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There are $n$ intervals on the real line , the intervals are given with start- and end point. The $i$-th interval is $(d_i,f_i)$ where $d_i$ is the start point and $f_i$ is the end point$d_i<f_i$. it is given that $d_i,f_i\in \mathbb Z$ and $0<d_i,f_i<n^4$

Write an algorithm that checks if all intervals are disjoint.

e.g for $n=3\qquad (2,5),(6,7),(1,4)$ the algorithm will return false

because $3$ is common for $(1,4),(2,5)$

For $n=2\qquad (6,7),(1,4)$ the algorithm will return true

I've been stuck for a couple of hours, I thought maybe I could put all pairs of points into an array but I'm not sure if I should sort the array or not. Any hints please on how to approach this question?

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  • $\begingroup$ You could write an algorithm that checks for each point $\in \mathbb{Z}$ in each interval if it is present in any other interval. Or would that be too inefficient? $\endgroup$ – Auberon Apr 3 '16 at 19:36
  • $\begingroup$ Is this a homework assignment? $\endgroup$ – jbapple Apr 3 '16 at 20:05
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    $\begingroup$ I believe meta.cs.stackexchange.com/questions/468/homework-policy is the actual homework policy, including "All users should be aware that askers might use cs.SE to cheat and are asked to act responsibly (e.g. by not answering, answering after a delay or providing only hints) if they suspect a question is a mere restatement of a homework exercise without own effort." $\endgroup$ – jbapple Apr 3 '16 at 21:13
  • $\begingroup$ What have you tried? Where did you get stuck? We do not want to just do your homework exercise for you; we want you to gain understanding. However, as it is we do not know what your underlying problem is, so we can not begin to help. See here for a relevant discussion. $\endgroup$ – D.W. Apr 4 '16 at 0:09
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    $\begingroup$ @Auberon This algorithm runs in time $O(n^5)$. We can do much better. $\endgroup$ – Yuval Filmus Apr 5 '16 at 9:59
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You can solve this in $O(n)$. Here are some hints:

  1. Consider a set of disjoint intervals on the line, sorted from left to right, with endpoints $(x_1,y_1),\ldots,(x_n,y_n)$. Then $x_1 < y_1 < x_2 < y_2 < \cdots < x_n < y_n$. Given unsorted disjoint intervals, you can recover this order by looking only at the $x$s or only at the $y$s. Use this idea to solve your problem in $O(n\log n)$.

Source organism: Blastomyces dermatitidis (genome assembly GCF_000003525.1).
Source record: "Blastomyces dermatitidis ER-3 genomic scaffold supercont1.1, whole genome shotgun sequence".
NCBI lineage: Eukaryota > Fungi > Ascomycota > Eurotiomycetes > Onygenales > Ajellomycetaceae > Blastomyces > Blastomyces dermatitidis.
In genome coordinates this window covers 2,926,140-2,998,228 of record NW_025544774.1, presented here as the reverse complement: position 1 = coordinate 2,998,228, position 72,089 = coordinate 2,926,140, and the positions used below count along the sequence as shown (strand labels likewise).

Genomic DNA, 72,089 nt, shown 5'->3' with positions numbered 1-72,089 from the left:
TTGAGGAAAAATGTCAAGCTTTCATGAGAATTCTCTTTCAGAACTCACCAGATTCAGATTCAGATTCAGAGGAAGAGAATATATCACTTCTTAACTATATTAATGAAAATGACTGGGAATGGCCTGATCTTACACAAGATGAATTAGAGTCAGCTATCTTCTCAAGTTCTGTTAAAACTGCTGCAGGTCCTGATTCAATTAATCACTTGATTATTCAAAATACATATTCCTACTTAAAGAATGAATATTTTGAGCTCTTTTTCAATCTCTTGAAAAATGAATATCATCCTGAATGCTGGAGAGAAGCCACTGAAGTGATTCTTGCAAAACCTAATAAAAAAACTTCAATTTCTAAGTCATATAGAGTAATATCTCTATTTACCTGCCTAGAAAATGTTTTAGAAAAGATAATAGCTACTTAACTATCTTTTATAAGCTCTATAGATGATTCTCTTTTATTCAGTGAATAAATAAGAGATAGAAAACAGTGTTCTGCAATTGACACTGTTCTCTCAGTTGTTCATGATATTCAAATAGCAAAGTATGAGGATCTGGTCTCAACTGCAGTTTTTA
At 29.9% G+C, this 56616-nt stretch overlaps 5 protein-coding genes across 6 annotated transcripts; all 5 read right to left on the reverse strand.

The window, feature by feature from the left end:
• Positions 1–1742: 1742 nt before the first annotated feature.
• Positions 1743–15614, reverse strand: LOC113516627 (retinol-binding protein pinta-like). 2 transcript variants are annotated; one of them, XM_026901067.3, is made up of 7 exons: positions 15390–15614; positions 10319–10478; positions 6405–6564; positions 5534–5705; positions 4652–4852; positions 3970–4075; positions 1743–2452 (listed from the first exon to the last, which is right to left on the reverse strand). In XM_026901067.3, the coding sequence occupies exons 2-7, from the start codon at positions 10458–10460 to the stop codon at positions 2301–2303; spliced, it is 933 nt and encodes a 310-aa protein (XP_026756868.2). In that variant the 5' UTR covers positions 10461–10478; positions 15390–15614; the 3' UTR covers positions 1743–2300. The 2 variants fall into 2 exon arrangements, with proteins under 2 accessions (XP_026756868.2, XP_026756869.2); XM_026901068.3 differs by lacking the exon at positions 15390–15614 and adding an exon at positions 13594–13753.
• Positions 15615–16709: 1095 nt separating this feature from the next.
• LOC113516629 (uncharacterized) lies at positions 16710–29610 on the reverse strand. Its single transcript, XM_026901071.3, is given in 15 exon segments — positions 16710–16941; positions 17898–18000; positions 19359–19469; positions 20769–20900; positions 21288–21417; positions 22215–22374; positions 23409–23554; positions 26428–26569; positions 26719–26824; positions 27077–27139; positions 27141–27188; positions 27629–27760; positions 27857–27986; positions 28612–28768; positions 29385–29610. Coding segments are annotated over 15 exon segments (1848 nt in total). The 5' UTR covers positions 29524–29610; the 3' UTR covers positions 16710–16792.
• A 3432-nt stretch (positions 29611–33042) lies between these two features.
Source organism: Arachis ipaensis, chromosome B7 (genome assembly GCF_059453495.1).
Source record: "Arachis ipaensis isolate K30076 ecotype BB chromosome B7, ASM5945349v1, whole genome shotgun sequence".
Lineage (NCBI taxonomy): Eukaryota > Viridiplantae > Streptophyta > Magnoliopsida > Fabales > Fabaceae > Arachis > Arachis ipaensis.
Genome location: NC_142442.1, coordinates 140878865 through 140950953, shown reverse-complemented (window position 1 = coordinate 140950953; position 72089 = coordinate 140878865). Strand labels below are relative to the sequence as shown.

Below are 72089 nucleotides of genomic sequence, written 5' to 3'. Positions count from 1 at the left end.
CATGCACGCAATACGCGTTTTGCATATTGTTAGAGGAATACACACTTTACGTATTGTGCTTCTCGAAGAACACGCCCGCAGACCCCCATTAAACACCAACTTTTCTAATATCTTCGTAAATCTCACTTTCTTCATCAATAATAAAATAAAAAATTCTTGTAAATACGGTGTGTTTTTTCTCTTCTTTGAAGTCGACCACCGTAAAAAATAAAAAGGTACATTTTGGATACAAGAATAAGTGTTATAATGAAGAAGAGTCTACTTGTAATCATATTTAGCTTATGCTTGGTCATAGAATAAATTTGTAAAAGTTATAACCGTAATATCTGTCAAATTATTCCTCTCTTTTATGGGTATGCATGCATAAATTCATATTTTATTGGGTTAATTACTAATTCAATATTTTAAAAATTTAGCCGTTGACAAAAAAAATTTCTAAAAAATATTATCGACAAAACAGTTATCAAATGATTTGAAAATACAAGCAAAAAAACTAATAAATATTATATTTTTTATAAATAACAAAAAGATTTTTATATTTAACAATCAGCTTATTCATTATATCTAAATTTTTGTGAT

2. Since $0 < x_i,y_i < n^4$ in your case, you can use radix sort to improve the running time to $O(n)$. Think of each $x_i$ or $y_i$ as a base $n$ number with 4 digits.

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Two intervals, say $i, j$, have some thing in common only if $d_i \leq d_j$ and $d_j \leq f_i$ (or $d_j \leq d_i$ and $d_i \leq f_j$, no difference does it make).

So you can simply sort the intervals by the start point of the intervals. For each interval $i,j$ where $d_i \leq d_j$, you should check if $d_j \leq f_i$ holds. If so then the interval $[d_j,f_i]$ is the shared interval between $i,j$. For $n$ intervals you need $O(n\log n)$ to sort and there are $ \binom {n} {2}$ cases to check the start and end point of intervals, so it takes $O(n^2)$ time complexity. In the aggregate the algorithm takes $O(n^2)$ time.

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    $\begingroup$ If you're going to use quadratic time, you can just check every pair for intersection, exhaustively - no need to sort. $\endgroup$ – jbapple Apr 3 '16 at 20:41
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    $\begingroup$ Why do we have to check all pairs after sorting? Won't looking at the next interval suffice? $\endgroup$ – Hendrik Jan Apr 3 '16 at 21:49
  • $\begingroup$ You might consider not encouraging undesirable posting behaviour. Up to you -- your choice. $\endgroup$ – D.W. Apr 4 '16 at 0:09
  • $\begingroup$ A better idea is to sort using radix sort $\endgroup$ – 3SAT Apr 4 '16 at 19:54
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    $\begingroup$ @Drupalist You might have missed that all numbers are in $(0,n^4)$. $\endgroup$ – Yuval Filmus Apr 5 '16 at 9:58

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